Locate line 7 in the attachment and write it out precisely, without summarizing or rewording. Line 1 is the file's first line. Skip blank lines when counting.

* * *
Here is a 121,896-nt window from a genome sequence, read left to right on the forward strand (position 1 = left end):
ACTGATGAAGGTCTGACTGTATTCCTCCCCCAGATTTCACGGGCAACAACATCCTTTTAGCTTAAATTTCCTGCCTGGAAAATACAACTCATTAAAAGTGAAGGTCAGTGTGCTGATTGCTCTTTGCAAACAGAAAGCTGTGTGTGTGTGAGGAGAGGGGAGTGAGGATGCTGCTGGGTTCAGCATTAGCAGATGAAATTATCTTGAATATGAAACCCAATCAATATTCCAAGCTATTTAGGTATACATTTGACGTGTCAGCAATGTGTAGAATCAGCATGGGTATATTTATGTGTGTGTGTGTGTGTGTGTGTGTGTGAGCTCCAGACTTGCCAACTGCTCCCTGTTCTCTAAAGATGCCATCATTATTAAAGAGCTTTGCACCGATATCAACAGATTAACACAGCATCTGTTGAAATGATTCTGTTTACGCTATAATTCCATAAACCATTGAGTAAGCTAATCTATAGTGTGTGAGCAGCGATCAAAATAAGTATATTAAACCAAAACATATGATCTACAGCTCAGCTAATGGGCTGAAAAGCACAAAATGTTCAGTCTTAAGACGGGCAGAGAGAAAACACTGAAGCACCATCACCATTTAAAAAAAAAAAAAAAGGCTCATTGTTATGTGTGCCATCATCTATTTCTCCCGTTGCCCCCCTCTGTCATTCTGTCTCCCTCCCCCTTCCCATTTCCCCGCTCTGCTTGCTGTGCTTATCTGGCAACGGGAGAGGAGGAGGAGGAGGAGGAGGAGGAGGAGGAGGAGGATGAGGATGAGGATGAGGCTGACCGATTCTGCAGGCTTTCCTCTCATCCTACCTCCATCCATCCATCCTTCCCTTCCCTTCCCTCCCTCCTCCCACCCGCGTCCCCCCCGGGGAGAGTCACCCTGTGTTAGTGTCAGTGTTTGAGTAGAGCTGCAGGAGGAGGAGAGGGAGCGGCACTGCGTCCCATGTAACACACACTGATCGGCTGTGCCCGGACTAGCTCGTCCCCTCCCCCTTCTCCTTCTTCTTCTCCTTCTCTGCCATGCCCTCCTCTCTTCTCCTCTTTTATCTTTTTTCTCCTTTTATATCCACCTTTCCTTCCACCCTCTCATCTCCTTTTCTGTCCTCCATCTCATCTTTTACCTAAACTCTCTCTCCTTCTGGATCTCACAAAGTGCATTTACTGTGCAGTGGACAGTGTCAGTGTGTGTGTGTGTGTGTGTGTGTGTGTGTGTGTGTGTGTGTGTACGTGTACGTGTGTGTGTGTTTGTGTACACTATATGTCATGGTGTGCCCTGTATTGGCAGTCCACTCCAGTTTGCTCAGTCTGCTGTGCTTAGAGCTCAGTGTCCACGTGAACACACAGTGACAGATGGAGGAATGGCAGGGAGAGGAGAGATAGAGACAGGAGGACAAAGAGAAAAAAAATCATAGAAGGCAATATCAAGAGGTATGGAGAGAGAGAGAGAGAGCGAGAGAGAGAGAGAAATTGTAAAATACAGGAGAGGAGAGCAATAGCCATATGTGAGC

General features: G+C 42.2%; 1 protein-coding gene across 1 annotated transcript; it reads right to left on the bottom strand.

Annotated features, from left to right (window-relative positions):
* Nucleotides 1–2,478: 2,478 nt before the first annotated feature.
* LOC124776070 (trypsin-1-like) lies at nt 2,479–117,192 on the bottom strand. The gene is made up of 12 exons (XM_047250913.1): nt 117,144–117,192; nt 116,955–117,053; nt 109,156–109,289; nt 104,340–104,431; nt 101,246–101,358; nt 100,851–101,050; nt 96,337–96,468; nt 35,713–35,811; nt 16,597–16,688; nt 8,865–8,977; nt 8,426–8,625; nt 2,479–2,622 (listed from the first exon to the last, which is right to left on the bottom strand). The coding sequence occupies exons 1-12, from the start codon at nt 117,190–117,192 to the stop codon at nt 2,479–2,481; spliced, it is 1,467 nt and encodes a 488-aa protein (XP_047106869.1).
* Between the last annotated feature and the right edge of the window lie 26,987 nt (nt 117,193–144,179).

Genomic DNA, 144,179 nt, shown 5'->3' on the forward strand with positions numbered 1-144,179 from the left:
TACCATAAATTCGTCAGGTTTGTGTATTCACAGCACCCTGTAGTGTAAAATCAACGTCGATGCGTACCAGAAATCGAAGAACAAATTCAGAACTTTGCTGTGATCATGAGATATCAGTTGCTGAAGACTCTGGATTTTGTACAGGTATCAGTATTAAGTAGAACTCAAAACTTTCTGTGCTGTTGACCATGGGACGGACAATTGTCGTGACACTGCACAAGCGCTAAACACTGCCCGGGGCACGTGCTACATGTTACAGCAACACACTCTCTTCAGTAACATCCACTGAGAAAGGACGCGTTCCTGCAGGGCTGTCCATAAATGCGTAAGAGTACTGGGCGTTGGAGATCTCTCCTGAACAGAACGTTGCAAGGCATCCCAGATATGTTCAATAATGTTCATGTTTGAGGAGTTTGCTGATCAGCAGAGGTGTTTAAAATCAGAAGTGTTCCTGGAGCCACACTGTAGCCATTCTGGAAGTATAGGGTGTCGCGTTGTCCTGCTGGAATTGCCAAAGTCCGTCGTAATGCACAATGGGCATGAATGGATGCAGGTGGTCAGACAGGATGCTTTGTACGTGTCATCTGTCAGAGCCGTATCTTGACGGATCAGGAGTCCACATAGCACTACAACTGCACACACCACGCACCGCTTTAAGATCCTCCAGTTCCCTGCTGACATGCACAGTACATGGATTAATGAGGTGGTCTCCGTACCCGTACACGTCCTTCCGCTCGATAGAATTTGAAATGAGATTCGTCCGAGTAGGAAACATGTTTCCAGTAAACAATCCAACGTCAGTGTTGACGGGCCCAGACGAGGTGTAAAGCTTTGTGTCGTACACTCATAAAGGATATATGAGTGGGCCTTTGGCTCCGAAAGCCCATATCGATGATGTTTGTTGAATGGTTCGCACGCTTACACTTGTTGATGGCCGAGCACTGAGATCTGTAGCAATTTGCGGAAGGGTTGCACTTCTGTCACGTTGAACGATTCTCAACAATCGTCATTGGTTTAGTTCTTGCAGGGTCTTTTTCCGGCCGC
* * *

* Between the last annotated feature and the right edge of the window lie 26,987 nt (nt 117,193–144,179).